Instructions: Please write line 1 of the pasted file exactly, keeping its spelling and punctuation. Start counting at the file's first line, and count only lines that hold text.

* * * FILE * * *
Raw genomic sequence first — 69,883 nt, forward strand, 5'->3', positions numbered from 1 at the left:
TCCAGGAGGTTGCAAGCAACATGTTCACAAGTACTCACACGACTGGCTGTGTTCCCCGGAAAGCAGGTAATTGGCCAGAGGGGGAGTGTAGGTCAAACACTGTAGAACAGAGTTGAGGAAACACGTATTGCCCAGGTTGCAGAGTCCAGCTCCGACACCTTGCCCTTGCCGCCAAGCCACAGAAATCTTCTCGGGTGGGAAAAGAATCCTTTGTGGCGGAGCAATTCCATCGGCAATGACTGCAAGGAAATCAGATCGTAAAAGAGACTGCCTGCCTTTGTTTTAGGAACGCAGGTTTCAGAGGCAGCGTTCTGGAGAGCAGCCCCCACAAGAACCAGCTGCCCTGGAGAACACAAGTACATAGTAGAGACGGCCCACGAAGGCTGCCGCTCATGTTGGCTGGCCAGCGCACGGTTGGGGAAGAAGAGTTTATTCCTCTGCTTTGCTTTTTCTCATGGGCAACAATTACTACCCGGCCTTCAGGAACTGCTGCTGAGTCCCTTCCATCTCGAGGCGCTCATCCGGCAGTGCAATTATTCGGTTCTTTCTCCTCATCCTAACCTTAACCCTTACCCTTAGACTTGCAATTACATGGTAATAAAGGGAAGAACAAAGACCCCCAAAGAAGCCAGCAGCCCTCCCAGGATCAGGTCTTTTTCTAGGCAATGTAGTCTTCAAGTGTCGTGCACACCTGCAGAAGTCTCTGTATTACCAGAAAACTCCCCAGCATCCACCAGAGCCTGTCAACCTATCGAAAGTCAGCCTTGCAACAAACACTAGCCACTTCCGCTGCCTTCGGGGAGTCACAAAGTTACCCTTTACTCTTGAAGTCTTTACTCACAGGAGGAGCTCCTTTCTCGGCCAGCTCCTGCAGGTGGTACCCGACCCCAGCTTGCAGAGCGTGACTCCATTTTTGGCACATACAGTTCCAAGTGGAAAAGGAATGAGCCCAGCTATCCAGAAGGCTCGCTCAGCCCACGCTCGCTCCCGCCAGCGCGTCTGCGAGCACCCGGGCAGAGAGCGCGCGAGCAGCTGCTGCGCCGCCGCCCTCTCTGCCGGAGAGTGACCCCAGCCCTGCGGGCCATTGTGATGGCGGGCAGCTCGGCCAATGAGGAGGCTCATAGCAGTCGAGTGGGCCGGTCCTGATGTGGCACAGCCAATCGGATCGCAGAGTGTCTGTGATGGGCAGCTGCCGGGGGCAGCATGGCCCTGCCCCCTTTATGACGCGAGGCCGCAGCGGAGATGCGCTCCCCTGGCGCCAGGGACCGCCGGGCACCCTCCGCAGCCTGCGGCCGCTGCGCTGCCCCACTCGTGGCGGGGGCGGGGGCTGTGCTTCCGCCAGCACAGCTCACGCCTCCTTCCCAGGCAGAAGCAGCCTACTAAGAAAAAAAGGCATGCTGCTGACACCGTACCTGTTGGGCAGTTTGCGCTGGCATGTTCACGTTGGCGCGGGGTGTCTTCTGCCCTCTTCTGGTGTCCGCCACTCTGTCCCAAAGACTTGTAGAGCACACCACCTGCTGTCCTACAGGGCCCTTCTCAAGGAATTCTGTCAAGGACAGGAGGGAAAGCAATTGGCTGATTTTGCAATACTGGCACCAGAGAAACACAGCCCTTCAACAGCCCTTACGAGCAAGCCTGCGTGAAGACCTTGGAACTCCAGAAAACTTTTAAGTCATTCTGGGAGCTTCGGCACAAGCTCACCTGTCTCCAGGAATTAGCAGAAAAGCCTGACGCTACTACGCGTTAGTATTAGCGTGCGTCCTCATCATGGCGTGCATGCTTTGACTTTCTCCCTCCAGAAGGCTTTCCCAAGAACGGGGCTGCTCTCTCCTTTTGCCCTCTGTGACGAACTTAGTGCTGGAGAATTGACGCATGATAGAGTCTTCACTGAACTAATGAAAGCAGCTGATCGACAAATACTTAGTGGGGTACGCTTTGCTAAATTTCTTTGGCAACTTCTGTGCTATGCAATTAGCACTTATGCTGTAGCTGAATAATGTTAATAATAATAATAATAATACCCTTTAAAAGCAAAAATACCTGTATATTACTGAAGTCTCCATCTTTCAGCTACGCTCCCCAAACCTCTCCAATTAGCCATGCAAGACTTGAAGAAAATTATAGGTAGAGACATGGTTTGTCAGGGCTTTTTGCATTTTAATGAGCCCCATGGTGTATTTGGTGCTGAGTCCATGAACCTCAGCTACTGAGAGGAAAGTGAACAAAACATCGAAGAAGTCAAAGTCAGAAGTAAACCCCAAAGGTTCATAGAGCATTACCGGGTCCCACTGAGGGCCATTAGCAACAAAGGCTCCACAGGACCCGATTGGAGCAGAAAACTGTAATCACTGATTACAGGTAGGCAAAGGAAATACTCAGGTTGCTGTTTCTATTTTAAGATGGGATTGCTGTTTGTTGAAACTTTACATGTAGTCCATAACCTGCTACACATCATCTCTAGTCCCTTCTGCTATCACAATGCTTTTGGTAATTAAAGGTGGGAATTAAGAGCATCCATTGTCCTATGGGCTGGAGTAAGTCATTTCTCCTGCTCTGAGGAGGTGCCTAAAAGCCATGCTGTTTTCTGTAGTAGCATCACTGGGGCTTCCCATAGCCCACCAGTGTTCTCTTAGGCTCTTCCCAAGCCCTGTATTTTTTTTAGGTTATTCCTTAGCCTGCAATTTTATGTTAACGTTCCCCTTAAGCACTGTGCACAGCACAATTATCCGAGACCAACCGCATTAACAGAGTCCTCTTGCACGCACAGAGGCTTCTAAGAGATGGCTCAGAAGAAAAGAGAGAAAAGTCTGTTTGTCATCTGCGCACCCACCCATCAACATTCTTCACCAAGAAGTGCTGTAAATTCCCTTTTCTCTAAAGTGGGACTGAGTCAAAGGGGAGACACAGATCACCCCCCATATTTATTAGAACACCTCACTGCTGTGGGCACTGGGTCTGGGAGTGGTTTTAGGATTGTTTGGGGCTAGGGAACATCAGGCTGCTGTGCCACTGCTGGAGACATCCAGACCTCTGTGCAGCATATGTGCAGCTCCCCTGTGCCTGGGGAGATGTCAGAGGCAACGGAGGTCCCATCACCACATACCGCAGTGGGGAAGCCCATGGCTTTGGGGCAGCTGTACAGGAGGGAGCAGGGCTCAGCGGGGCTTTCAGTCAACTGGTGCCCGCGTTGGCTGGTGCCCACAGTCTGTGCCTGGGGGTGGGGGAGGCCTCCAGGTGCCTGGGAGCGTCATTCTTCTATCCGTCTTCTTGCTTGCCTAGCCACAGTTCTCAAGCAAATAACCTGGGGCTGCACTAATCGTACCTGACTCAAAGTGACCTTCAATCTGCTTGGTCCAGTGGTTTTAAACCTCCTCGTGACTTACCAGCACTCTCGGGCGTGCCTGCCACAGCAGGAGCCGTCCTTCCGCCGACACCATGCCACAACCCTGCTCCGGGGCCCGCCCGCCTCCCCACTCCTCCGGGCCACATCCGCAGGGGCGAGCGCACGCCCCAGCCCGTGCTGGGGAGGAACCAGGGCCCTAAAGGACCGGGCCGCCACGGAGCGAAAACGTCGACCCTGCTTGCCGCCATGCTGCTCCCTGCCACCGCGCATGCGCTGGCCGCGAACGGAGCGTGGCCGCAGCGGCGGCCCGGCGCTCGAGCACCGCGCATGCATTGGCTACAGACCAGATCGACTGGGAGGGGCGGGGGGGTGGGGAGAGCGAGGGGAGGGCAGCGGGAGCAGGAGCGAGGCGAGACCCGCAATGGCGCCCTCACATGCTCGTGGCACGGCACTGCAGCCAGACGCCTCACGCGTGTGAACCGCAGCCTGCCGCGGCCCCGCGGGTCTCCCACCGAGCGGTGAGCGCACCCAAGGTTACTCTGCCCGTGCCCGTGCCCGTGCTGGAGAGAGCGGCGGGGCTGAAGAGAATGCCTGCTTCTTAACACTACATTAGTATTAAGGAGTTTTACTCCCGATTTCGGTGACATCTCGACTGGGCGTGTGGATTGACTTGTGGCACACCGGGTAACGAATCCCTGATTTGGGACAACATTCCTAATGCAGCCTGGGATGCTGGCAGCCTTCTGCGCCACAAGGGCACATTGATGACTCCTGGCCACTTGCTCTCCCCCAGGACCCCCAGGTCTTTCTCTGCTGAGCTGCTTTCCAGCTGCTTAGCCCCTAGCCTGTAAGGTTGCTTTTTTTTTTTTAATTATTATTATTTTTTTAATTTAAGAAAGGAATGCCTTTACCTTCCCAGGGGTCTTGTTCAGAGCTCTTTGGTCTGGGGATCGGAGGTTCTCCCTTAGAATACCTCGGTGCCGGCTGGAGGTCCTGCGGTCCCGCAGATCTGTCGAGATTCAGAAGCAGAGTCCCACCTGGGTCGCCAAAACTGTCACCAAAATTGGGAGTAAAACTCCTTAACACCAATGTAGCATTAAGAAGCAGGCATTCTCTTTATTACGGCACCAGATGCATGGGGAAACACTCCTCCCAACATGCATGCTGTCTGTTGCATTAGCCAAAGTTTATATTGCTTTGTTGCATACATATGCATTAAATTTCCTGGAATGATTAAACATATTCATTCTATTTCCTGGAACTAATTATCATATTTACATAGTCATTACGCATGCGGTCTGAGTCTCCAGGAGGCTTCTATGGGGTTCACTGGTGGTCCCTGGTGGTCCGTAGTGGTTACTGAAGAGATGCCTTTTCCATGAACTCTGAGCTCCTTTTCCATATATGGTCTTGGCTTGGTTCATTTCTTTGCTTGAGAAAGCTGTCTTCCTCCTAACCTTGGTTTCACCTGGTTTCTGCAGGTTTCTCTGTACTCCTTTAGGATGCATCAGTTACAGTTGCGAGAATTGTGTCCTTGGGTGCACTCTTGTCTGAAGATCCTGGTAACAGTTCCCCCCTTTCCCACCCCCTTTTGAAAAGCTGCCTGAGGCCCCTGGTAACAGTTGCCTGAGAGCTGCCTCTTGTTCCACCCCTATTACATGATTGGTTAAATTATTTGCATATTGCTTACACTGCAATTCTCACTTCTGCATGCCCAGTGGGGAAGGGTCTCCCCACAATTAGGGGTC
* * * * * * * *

Raw genomic sequence first — 69,883 nt, forward strand, 5'->3', positions numbered from 1 at the left: